No. I think I can do this.

So it went. I ordered my egg and cheese biscuit under the watchful eye of the young lady "helping me". I'd call her by name but she was working under cover...no name badge.

Egg and Cheese Biscuit. No, I don't want to customize the order. Yes, I would like a drink. What kind? A Diet Coke. What size? A small. All the time pushing the buttons. Finally I had ordered by Egg and Cheese Biscuit with a small diet coke.

McDonalds Bisciut April 2018We went back to the counter, she gave me my ticket and within 90 seconds I was handed a bag by a smiling young lady who said, "Egg and Cheese Biscuit to go, sir."

Thank you.

I gathered my drink, headed out to the car. Got down the highway, opened the bag and...

Yes, there was a biscuit. Yes, there was egg. Yes, there was bacon... BACON? Did I ORDER WRONG from the blasted kiosk?

Uhm...nope as you can see by the receipt. 

I wonder if, when I take this back...and I will...If I'll be forced to visit with the kiosk or (heaven forbid!) a human?

What should have happened? Yep, she should have just taken the order. Weary.


Hobby Lobby - A Missed Opportunity - The Horses Mouth

There is a new, sort of, social media trend out there. It's where teens are flocking to Hobby Lobby stores across the country for the Hobby Lobby Challenge. What's going on?  Young people descend on the local craft centric store and then use everything from fake flowers to ferns Hobby Lobby Imageto other items as props to create Twitter, Instagram and Snapchat images. They then challenge friends and family to take up the challenge and do the same.  Cool?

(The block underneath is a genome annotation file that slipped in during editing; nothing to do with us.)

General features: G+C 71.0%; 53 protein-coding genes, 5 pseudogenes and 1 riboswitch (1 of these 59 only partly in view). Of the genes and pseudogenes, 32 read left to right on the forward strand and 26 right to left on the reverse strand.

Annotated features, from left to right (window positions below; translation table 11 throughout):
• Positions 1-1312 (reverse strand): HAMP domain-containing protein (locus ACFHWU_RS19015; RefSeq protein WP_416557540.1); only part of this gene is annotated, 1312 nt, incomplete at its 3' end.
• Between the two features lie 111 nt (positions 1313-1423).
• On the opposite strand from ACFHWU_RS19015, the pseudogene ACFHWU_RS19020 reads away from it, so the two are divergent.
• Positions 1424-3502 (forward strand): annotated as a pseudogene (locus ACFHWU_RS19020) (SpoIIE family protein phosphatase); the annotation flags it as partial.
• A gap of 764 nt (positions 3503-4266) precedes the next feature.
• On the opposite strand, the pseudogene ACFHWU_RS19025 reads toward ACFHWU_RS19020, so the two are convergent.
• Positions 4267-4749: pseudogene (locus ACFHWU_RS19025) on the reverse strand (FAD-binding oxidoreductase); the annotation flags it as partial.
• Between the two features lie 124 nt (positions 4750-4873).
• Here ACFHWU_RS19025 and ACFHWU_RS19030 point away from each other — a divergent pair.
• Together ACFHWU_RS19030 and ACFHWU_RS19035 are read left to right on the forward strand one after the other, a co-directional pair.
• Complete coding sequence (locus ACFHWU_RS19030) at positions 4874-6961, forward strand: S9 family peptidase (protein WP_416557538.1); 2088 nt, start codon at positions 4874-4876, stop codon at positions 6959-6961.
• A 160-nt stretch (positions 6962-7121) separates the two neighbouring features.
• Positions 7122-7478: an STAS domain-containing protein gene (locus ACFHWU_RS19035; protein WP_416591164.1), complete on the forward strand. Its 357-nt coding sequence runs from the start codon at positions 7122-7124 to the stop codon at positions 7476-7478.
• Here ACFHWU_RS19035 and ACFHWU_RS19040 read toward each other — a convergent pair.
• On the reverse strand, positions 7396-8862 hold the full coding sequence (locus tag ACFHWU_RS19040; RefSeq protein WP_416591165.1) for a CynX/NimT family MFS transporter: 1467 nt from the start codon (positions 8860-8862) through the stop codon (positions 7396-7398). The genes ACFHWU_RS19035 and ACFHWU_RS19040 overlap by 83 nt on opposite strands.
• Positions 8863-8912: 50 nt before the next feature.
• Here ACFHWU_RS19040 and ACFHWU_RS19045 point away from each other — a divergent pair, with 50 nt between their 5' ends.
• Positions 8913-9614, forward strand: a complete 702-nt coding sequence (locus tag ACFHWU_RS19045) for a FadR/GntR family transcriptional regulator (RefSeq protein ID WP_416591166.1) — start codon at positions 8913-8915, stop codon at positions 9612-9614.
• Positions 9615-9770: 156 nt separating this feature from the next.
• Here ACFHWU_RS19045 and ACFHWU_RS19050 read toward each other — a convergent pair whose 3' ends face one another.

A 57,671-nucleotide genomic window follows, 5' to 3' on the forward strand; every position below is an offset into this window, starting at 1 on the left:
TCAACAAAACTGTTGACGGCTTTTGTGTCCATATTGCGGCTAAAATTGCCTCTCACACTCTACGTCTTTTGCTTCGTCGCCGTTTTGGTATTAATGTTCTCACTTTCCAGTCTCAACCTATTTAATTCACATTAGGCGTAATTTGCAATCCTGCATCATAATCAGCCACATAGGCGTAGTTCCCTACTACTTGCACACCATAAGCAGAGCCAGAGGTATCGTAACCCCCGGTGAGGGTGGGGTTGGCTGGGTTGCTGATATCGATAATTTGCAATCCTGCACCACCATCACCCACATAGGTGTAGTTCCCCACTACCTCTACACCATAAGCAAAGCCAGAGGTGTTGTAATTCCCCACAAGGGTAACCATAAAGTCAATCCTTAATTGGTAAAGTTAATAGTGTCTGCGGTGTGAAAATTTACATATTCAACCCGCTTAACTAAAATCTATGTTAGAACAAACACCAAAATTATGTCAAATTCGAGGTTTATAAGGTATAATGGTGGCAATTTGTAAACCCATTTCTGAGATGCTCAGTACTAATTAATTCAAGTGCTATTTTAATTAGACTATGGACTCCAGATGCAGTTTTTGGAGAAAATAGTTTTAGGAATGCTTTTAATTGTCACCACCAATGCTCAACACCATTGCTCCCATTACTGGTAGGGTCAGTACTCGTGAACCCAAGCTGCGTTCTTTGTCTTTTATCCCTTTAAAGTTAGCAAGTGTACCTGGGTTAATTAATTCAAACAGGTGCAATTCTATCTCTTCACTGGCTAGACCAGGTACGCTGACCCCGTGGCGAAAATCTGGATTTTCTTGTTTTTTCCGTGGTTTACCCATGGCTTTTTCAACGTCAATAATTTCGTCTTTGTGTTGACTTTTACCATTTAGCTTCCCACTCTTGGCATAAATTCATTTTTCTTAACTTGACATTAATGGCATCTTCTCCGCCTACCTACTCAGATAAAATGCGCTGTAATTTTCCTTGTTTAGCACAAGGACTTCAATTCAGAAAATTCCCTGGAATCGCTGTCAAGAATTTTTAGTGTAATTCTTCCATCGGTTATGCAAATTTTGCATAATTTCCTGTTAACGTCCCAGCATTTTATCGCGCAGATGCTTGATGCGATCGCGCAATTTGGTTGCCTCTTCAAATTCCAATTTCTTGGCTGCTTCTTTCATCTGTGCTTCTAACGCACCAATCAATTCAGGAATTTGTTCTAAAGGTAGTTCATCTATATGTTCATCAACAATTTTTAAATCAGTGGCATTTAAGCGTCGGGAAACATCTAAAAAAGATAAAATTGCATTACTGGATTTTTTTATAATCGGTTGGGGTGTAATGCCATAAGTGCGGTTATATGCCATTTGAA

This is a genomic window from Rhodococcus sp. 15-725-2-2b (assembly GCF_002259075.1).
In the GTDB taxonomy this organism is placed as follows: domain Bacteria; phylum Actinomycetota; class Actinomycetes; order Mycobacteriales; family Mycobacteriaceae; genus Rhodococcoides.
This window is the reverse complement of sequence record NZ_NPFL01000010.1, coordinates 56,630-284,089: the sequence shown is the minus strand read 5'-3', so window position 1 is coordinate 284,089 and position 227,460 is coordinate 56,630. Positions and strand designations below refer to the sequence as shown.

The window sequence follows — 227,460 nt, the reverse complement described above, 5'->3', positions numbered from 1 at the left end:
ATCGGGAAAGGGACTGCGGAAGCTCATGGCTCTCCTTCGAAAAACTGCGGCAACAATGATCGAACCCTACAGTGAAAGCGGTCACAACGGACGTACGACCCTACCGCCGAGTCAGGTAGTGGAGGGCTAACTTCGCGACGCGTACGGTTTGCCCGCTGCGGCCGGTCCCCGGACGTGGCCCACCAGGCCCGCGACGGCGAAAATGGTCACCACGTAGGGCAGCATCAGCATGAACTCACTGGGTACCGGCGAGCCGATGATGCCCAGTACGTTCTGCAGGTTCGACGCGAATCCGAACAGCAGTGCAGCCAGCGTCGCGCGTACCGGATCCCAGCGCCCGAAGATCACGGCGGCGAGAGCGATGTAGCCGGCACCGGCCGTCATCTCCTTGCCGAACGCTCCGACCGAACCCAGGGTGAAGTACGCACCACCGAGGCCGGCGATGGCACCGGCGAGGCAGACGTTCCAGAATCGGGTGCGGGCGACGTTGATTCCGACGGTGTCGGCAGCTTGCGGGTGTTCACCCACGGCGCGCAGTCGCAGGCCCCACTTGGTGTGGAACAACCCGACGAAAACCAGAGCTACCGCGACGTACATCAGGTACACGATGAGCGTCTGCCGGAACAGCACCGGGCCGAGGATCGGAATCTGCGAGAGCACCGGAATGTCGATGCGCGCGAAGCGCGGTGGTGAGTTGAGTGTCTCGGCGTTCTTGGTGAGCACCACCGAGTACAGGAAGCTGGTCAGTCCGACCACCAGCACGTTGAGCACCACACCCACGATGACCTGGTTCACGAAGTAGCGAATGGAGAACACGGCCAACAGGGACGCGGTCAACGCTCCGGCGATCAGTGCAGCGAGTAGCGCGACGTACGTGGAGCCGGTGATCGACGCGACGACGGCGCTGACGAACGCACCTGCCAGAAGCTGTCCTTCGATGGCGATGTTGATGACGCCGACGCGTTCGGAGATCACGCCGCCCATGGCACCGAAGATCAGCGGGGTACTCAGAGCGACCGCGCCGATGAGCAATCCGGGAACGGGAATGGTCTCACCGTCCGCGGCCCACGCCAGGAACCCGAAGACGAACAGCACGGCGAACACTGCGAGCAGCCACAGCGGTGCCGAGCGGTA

Nope, Hobby Lobby staff and workers don't like it. In fact many store employees have used social media to rail against the trend.

They complain that they have to clean up and fix the shelves that some might disturb.

But..what it... What if Hobby Lobby embraced the trend, no matter how short lived. Think of the free publicity!  Hobby Lobby could:

  • Welcome teens to their store and encourage them to use their products as prop for social media posts;
  • The company could then actually re-tweet or share those images to connect with a youthful demographic;
  • Hobby Lobby could, in just a few weeks, ditch the "old school" label and become (sort of) cool...even for a short time.

What a missed opportunity. Any idea what some companies might pay to have their name shared across thousands, if not millions, of images sent to a demographic that may not mean anything today...but how about tomorrow.

It's a gift.

But then there is that horses mouth... 


What Your Customers Want...

Companies large and small spend lots of time and money trying to attract new customers. Heck, we help them and know what they are Woman Shopping Cartspending on everything from packaging to web-design to social media. Even for a small business it can get expensive.